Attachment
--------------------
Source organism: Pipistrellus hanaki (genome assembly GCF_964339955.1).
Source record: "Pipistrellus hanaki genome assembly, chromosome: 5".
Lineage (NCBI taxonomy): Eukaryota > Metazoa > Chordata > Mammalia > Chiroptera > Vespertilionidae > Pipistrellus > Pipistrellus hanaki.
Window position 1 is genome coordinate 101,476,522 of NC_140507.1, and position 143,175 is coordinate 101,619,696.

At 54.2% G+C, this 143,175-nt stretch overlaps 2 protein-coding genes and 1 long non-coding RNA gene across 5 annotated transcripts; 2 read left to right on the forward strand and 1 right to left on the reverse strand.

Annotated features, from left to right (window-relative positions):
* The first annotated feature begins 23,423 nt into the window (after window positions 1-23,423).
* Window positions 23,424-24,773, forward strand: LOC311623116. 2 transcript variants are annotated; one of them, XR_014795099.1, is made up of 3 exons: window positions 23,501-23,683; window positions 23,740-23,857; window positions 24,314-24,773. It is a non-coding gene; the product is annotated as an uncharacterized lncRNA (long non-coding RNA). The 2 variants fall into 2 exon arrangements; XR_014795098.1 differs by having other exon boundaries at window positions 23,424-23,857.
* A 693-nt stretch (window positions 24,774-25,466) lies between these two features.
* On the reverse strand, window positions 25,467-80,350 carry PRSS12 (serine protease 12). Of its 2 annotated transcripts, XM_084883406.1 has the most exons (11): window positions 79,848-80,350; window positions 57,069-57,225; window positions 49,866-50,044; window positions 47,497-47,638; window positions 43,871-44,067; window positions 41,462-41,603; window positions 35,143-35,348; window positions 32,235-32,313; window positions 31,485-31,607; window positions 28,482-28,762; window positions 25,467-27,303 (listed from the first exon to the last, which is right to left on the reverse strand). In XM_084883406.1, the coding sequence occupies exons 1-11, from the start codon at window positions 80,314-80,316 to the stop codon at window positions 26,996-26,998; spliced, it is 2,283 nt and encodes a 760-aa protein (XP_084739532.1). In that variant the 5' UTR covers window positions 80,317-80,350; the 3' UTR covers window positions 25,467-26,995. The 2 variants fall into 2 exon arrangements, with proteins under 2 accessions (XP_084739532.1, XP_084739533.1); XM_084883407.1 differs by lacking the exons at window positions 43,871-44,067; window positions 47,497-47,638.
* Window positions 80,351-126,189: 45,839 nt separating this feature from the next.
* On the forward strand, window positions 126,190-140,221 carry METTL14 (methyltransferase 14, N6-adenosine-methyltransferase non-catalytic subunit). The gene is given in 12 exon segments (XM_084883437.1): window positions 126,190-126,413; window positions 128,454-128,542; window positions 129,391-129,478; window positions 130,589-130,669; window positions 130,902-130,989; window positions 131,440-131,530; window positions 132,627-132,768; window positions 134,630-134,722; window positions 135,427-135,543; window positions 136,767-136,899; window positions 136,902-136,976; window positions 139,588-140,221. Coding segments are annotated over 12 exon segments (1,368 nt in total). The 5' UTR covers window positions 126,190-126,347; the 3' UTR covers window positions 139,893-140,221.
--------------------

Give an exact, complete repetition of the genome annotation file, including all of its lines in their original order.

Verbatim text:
Source organism: Pipistrellus hanaki (genome assembly GCF_964339955.1).
Source record: "Pipistrellus hanaki genome assembly, chromosome: 5".
Lineage (NCBI taxonomy): Eukaryota > Metazoa > Chordata > Mammalia > Chiroptera > Vespertilionidae > Pipistrellus > Pipistrellus hanaki.
Window position 1 is genome coordinate 101,476,522 of NC_140507.1, and position 143,175 is coordinate 101,619,696.

At 54.2% G+C, this 143,175-nt stretch overlaps 2 protein-coding genes and 1 long non-coding RNA gene across 5 annotated transcripts; 2 read left to right on the forward strand and 1 right to left on the reverse strand.

Annotated features, from left to right (window-relative positions):
* The first annotated feature begins 23,423 nt into the window (after window positions 1-23,423).
* Window positions 23,424-24,773, forward strand: LOC311623116. 2 transcript variants are annotated; one of them, XR_014795099.1, is made up of 3 exons: window positions 23,501-23,683; window positions 23,740-23,857; window positions 24,314-24,773. It is a non-coding gene; the product is annotated as an uncharacterized lncRNA (long non-coding RNA). The 2 variants fall into 2 exon arrangements; XR_014795098.1 differs by having other exon boundaries at window positions 23,424-23,857.
* A 693-nt stretch (window positions 24,774-25,466) lies between these two features.
* On the reverse strand, window positions 25,467-80,350 carry PRSS12 (serine protease 12). Of its 2 annotated transcripts, XM_084883406.1 has the most exons (11): window positions 79,848-80,350; window positions 57,069-57,225; window positions 49,866-50,044; window positions 47,497-47,638; window positions 43,871-44,067; window positions 41,462-41,603; window positions 35,143-35,348; window positions 32,235-32,313; window positions 31,485-31,607; window positions 28,482-28,762; window positions 25,467-27,303 (listed from the first exon to the last, which is right to left on the reverse strand). In XM_084883406.1, the coding sequence occupies exons 1-11, from the start codon at window positions 80,314-80,316 to the stop codon at window positions 26,996-26,998; spliced, it is 2,283 nt and encodes a 760-aa protein (XP_084739532.1). In that variant the 5' UTR covers window positions 80,317-80,350; the 3' UTR covers window positions 25,467-26,995. The 2 variants fall into 2 exon arrangements, with proteins under 2 accessions (XP_084739532.1, XP_084739533.1); XM_084883407.1 differs by lacking the exons at window positions 43,871-44,067; window positions 47,497-47,638.
* Window positions 80,351-126,189: 45,839 nt separating this feature from the next.
* On the forward strand, window positions 126,190-140,221 carry METTL14 (methyltransferase 14, N6-adenosine-methyltransferase non-catalytic subunit). The gene is given in 12 exon segments (XM_084883437.1): window positions 126,190-126,413; window positions 128,454-128,542; window positions 129,391-129,478; window positions 130,589-130,669; window positions 130,902-130,989; window positions 131,440-131,530; window positions 132,627-132,768; window positions 134,630-134,722; window positions 135,427-135,543; window positions 136,767-136,899; window positions 136,902-136,976; window positions 139,588-140,221. Coding segments are annotated over 12 exon segments (1,368 nt in total). The 5' UTR covers window positions 126,190-126,347; the 3' UTR covers window positions 139,893-140,221.